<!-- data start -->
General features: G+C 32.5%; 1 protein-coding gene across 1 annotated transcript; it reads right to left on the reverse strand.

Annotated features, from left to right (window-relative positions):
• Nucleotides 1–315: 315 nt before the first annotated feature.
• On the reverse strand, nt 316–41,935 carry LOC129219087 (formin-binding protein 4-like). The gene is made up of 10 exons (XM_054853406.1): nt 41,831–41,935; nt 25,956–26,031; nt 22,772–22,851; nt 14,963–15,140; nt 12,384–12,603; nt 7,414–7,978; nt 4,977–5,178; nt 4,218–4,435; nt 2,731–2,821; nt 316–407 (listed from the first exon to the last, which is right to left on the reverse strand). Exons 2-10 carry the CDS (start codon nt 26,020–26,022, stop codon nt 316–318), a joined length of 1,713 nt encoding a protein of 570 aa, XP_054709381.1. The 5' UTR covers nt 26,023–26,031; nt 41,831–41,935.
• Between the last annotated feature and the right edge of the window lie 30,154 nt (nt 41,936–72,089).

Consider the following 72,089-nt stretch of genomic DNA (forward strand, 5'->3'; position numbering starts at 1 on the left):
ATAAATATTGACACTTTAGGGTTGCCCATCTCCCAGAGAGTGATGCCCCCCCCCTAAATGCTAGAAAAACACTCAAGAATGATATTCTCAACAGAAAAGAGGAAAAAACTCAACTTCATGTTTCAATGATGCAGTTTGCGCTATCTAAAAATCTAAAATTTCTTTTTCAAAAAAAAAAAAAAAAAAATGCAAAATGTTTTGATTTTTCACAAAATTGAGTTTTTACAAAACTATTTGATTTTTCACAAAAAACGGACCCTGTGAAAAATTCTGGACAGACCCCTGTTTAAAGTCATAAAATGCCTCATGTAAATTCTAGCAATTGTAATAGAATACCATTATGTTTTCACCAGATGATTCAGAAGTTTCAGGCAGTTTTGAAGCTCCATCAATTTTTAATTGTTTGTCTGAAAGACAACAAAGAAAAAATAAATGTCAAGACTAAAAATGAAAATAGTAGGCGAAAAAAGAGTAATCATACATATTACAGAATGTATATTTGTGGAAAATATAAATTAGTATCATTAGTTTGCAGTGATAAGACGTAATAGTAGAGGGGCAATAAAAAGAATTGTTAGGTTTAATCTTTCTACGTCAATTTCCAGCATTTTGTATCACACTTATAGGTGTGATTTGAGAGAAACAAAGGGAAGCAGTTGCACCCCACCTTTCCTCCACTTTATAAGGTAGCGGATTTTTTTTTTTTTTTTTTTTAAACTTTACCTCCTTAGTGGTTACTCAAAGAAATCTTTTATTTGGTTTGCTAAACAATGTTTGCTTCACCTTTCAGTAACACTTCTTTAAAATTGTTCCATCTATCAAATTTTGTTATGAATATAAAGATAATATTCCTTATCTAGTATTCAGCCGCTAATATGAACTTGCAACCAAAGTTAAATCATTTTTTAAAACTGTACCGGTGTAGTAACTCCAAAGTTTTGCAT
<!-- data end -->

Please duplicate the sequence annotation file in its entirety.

General features: G+C 32.5%; 1 protein-coding gene across 1 annotated transcript; it reads right to left on the reverse strand.

Annotated features, from left to right (window-relative positions):
• Nucleotides 1–315: 315 nt before the first annotated feature.
• On the reverse strand, nt 316–41,935 carry LOC129219087 (formin-binding protein 4-like). The gene is made up of 10 exons (XM_054853406.1): nt 41,831–41,935; nt 25,956–26,031; nt 22,772–22,851; nt 14,963–15,140; nt 12,384–12,603; nt 7,414–7,978; nt 4,977–5,178; nt 4,218–4,435; nt 2,731–2,821; nt 316–407 (listed from the first exon to the last, which is right to left on the reverse strand). Exons 2-10 carry the CDS (start codon nt 26,020–26,022, stop codon nt 316–318), a joined length of 1,713 nt encoding a protein of 570 aa, XP_054709381.1. The 5' UTR covers nt 26,023–26,031; nt 41,831–41,935.
• Between the last annotated feature and the right edge of the window lie 30,154 nt (nt 41,936–72,089).

Consider the following 72,089-nt stretch of genomic DNA (forward strand, 5'->3'; position numbering starts at 1 on the left):
ATAAATATTGACACTTTAGGGTTGCCCATCTCCCAGAGAGTGATGCCCCCCCCCTAAATGCTAGAAAAACACTCAAGAATGATATTCTCAACAGAAAAGAGGAAAAAACTCAACTTCATGTTTCAATGATGCAGTTTGCGCTATCTAAAAATCTAAAATTTCTTTTTCAAAAAAAAAAAAAAAAAAATGCAAAATGTTTTGATTTTTCACAAAATTGAGTTTTTACAAAACTATTTGATTTTTCACAAAAAACGGACCCTGTGAAAAATTCTGGACAGACCCCTGTTTAAAGTCATAAAATGCCTCATGTAAATTCTAGCAATTGTAATAGAATACCATTATGTTTTCACCAGATGATTCAGAAGTTTCAGGCAGTTTTGAAGCTCCATCAATTTTTAATTGTTTGTCTGAAAGACAACAAAGAAAAAATAAATGTCAAGACTAAAAATGAAAATAGTAGGCGAAAAAAGAGTAATCATACATATTACAGAATGTATATTTGTGGAAAATATAAATTAGTATCATTAGTTTGCAGTGATAAGACGTAATAGTAGAGGGGCAATAAAAAGAATTGTTAGGTTTAATCTTTCTACGTCAATTTCCAGCATTTTGTATCACACTTATAGGTGTGATTTGAGAGAAACAAAGGGAAGCAGTTGCACCCCACCTTTCCTCCACTTTATAAGGTAGCGGATTTTTTTTTTTTTTTTTTTTAAACTTTACCTCCTTAGTGGTTACTCAAAGAAATCTTTTATTTGGTTTGCTAAACAATGTTTGCTTCACCTTTCAGTAACACTTCTTTAAAATTGTTCCATCTATCAAATTTTGTTATGAATATAAAGATAATATTCCTTATCTAGTATTCAGCCGCTAATATGAACTTGCAACCAAAGTTAAATCATTTTTTAAAACTGTACCGGTGTAGTAACTCCAAAGTTTTGCAT